Because the hurricane was expected to quickly dissipate over land, few were prepared for the flash flooding. Arriving in Virginia on the evening of August 19, Camille was no longer a hurricane, but it carried high amounts of moisture and contained sufficient strength and low pressure to pull in additional moisture.
A widespread area of western and central Virginia received over 8 inches (200 mm) of rain from Camille’s remains, leading to significant flooding across the state. A total of 153 people lost their lives from blunt trauma sustained during mountain slides, related to the flash flooding, not drowning. More than 123 of these deaths, including 21 members of one family, the Huffmans, were in Nelson County. Seven victims of the hurricane in Nelson County remain unidentified, as well as one in Albemarle County.  Avalanches occurred on hillsides with a slope greater than 35 percent. In Nelson County, the number of deaths amounted to over one percent of the county’s population. The worst of the damage was reported in Massies Mill, Woods Mill, Roseland, Bryant, Tyro, Montebello, Lovingston, Norwood, Rockfish, and along the Davis and Muddy creeks. The James and Tye rivers crested well above flood stage in many areas, including a record high of 41.3 feet (12.6 m) at Columbia. Hurricane Camille caused more than $140 million of damage (1969 dollars) in Virginia. Camille was considered one of the worst natural disasters in central Virginia’s recorded history–Wikipedia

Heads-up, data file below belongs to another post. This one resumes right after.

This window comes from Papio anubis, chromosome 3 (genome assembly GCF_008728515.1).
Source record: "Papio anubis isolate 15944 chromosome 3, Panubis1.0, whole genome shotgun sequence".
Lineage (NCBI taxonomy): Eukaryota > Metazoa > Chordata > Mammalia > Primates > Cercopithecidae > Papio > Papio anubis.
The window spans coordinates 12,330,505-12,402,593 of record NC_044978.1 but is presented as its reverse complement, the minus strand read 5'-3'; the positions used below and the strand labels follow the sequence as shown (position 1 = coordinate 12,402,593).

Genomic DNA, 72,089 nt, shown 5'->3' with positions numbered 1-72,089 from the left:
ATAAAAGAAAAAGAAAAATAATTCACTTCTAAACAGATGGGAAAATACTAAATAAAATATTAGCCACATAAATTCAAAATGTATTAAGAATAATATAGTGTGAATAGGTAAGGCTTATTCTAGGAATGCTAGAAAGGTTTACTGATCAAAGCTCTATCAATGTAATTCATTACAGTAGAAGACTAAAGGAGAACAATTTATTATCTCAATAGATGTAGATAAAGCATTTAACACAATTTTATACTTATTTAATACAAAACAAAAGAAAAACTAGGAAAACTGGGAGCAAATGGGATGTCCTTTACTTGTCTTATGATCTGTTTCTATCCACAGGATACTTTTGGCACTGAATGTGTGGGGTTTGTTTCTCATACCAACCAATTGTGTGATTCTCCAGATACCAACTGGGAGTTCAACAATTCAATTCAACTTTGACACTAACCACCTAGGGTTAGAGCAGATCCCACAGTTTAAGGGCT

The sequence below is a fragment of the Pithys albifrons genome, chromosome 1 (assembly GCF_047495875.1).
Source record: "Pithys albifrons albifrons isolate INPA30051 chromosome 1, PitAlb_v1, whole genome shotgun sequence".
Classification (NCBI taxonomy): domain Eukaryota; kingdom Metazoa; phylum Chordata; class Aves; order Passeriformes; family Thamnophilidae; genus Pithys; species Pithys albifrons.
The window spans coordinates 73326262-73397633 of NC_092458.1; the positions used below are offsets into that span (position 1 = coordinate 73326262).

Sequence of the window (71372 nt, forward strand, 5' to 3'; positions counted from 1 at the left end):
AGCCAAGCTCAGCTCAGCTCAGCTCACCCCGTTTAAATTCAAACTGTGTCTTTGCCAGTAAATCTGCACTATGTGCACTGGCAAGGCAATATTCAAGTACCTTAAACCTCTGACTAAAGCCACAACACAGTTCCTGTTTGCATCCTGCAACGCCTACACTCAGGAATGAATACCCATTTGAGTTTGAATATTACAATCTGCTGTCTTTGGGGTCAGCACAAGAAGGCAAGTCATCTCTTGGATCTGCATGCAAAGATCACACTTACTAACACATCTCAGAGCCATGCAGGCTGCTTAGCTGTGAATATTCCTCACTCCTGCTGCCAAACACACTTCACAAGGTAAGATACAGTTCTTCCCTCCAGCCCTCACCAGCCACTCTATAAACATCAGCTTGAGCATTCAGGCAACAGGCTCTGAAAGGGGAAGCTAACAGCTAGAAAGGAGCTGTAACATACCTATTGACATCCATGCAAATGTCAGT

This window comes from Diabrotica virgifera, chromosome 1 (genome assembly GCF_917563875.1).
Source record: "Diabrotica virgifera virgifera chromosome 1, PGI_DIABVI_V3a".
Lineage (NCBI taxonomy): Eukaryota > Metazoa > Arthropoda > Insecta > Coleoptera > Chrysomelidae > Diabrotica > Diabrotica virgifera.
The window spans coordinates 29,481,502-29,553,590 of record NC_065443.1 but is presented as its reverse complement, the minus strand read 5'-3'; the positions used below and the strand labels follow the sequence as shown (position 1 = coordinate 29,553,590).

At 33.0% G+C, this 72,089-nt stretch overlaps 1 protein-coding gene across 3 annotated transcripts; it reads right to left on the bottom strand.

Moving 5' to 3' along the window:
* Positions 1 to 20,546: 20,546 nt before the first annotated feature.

(who made that list?)